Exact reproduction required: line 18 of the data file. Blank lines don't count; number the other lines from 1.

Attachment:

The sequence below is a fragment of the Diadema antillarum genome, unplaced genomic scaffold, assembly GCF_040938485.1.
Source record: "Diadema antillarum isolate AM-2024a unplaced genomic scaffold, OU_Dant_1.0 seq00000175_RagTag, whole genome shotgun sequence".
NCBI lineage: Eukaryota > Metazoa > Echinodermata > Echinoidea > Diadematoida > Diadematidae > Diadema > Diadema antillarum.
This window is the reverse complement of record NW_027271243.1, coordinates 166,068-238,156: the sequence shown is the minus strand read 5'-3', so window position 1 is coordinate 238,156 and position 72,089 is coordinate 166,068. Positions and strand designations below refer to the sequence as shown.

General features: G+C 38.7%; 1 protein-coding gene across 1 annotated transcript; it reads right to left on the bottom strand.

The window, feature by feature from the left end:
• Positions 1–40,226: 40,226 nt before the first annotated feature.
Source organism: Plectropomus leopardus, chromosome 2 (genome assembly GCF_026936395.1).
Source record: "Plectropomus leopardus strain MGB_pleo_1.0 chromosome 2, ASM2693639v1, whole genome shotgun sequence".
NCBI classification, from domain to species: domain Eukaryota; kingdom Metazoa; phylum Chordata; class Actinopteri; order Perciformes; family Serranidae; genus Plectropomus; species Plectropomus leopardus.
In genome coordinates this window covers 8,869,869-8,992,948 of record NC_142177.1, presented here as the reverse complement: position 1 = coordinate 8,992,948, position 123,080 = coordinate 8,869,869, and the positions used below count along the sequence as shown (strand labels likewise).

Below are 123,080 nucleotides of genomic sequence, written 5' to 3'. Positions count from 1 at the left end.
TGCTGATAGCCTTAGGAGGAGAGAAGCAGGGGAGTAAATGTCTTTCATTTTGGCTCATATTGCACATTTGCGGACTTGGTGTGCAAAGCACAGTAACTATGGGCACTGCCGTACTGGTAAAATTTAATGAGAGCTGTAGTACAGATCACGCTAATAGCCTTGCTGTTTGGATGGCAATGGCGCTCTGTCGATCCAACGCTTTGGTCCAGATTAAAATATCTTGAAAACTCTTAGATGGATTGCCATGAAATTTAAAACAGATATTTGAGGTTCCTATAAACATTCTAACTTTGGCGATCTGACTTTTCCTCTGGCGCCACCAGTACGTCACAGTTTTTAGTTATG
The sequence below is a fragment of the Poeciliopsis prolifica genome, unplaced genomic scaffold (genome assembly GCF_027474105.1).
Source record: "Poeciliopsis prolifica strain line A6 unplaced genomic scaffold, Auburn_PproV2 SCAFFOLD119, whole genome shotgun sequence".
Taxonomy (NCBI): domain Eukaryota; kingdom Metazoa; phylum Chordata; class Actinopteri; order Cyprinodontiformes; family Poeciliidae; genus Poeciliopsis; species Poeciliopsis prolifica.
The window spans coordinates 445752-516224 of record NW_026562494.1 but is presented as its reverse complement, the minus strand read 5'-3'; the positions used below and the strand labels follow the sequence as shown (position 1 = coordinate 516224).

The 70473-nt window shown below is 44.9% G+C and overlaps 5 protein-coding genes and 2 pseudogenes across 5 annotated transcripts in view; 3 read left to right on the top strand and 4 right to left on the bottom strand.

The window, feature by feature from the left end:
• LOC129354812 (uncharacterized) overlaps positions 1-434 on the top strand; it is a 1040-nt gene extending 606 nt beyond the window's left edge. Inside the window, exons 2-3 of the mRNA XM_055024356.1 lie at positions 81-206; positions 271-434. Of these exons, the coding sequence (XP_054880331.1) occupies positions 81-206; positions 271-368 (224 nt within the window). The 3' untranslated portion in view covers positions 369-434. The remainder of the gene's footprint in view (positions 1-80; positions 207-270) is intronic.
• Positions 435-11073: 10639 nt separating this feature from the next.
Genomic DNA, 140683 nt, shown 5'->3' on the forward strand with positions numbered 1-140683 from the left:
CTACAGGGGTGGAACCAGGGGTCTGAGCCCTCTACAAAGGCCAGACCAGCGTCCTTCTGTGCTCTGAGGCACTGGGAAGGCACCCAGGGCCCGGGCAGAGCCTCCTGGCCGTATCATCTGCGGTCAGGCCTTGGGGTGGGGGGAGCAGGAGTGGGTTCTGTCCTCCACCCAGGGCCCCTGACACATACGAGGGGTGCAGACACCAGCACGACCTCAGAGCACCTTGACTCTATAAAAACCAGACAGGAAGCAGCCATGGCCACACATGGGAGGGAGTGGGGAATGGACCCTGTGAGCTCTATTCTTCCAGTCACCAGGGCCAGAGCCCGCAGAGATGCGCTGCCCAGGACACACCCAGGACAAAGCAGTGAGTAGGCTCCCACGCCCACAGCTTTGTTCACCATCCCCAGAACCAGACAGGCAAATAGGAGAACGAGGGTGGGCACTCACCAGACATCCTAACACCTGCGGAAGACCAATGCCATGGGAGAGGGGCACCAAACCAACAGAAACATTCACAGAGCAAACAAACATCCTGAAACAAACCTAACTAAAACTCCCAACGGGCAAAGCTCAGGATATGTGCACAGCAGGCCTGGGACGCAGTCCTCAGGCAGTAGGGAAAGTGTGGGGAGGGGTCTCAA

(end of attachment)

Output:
The 70473-nt window shown below is 44.9% G+C and overlaps 5 protein-coding genes and 2 pseudogenes across 5 annotated transcripts in view; 3 read left to right on the top strand and 4 right to left on the bottom strand.